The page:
Less than a third, he added, believes that he has made progress on any of the six, which included, in addition to public safety, building trust in Albany and making the government a place where people want to stay, not leave.

But many of the same people voted for him. Go take a picture.

Hochul’s lack of power as he begins his first full term could have a major impact on taxpayers across the county and could affect Mayor Adams as he begins his second year at City Hall.

Another reason is that the far-left Legislature has no reason to fear him, which will result in him having little power in fixing the governor’s budget any time soon. Even if Hochul is inclined to vote for new taxes, spending and other important laws, Dem representatives enjoy a veto-proof majority in both chambers.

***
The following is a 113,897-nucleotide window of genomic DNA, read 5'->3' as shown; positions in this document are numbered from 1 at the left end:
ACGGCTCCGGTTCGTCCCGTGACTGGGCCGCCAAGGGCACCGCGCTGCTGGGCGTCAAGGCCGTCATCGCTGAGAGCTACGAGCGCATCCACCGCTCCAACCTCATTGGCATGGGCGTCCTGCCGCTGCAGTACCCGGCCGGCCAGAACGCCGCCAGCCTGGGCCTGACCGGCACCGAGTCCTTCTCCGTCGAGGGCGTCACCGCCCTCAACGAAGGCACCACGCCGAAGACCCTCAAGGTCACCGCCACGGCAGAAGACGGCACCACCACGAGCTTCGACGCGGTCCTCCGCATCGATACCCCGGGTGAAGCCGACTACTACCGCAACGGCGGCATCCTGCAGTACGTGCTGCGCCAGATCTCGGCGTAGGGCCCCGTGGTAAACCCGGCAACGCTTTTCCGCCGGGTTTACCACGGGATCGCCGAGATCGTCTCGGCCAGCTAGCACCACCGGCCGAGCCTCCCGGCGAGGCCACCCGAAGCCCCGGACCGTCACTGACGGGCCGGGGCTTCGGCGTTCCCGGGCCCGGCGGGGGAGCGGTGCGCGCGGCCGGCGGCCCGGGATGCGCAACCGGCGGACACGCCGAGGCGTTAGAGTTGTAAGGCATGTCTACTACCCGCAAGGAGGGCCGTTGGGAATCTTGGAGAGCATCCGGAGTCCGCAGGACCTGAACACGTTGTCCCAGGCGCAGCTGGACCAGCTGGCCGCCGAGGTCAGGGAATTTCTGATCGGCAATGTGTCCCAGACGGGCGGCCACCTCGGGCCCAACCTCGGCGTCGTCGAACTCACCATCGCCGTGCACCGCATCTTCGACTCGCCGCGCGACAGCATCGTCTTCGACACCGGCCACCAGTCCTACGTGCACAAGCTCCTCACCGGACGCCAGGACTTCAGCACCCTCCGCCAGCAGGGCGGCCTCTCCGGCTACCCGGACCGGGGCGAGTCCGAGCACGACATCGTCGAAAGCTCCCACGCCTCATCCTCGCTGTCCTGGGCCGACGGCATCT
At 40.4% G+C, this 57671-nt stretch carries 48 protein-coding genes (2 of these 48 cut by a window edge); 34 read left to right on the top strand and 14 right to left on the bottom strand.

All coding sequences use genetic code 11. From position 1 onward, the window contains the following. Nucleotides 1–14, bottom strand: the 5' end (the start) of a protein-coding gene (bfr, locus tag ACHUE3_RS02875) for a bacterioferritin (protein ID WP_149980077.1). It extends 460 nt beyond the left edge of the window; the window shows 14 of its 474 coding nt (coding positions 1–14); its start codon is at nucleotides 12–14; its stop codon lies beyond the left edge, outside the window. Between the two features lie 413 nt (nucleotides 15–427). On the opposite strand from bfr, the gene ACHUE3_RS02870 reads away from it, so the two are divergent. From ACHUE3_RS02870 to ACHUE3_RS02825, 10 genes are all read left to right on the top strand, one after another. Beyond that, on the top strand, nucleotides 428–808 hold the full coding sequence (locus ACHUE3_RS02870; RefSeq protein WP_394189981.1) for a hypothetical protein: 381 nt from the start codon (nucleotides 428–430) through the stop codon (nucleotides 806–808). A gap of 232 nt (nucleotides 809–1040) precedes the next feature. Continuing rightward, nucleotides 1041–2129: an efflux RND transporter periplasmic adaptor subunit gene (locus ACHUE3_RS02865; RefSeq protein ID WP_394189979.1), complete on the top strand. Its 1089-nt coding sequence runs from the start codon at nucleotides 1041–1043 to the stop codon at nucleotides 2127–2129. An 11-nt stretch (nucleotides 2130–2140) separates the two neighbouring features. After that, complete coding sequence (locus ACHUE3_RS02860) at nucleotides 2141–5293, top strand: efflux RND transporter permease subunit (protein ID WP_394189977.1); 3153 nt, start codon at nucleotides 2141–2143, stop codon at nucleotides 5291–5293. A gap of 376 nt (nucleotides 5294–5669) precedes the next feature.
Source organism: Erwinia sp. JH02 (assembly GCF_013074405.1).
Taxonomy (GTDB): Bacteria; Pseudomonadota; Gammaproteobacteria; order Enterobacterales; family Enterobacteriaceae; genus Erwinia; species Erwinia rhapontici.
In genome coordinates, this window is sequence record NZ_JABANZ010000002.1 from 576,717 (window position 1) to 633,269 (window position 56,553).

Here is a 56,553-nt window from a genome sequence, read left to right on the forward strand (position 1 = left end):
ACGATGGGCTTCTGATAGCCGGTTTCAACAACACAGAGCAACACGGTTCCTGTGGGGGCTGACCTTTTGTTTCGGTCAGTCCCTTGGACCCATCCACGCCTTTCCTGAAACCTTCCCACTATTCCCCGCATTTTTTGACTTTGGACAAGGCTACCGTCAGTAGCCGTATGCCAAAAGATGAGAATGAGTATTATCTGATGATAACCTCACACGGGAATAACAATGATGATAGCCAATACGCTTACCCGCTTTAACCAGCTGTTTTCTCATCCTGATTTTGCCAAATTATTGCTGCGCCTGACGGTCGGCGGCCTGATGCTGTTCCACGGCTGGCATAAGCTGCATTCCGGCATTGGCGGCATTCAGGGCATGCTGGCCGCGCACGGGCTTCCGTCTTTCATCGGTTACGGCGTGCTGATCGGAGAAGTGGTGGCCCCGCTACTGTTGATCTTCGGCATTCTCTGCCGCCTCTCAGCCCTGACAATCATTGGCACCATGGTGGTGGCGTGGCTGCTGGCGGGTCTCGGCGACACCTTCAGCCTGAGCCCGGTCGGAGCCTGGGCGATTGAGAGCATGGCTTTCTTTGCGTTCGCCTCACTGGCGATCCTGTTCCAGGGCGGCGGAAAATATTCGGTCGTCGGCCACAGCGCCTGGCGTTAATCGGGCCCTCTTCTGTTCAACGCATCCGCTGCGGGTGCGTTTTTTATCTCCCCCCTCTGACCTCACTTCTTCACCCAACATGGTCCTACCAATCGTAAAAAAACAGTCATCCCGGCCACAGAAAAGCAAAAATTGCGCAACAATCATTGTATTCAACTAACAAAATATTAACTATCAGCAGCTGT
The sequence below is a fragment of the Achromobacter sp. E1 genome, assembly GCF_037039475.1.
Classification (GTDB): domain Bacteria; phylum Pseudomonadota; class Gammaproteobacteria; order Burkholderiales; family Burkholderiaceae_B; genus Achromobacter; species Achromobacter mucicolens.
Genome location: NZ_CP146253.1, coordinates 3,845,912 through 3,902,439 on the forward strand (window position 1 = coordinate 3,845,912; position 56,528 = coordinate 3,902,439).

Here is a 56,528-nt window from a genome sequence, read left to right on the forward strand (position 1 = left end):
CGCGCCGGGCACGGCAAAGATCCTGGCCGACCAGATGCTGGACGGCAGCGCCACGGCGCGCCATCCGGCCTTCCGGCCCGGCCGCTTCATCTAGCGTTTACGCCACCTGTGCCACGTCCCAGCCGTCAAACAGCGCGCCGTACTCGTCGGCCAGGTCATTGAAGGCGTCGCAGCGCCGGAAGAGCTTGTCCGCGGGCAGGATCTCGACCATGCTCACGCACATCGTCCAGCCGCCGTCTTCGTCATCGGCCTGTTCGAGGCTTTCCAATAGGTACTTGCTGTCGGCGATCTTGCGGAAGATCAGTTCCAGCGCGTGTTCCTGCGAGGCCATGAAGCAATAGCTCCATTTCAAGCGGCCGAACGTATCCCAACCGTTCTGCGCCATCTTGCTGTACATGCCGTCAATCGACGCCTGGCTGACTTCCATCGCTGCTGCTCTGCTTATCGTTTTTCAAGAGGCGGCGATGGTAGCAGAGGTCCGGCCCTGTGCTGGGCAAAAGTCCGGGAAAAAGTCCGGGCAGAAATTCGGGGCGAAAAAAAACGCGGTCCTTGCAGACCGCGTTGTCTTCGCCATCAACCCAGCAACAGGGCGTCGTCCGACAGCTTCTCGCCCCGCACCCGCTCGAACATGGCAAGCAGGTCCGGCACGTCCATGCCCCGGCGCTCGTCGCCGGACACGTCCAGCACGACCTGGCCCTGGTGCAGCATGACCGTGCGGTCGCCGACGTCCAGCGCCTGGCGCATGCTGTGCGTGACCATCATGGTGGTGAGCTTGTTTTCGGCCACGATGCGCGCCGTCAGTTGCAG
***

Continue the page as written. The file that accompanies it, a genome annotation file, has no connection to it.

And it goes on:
Adams’ ‘rookie’ mistake

For Adams, the situation underscores how he missed his best chance to get help from Hochul on offense during the campaign, when he was vulnerable and needed his support. Now he would struggle to bring about the measures Adams wants, even if he admits they are needed.

Crime, of course, was the main issue that propelled Adams to victory last year and, while murder and shootings are down by 11% and 16% respectively this year, violence and disorder remain Public Enemy No. 1 for most New Yorkers.

When he was elected, Adams happily vowed to show America how to run a city. Perhaps fed up with the challenges, he said recently that 2022 is a “rookie year” and promised more results soon.

New York City Mayor Adams may face other obstacles during his second year that could conflict with Hochul’s plans.
Stephen Yang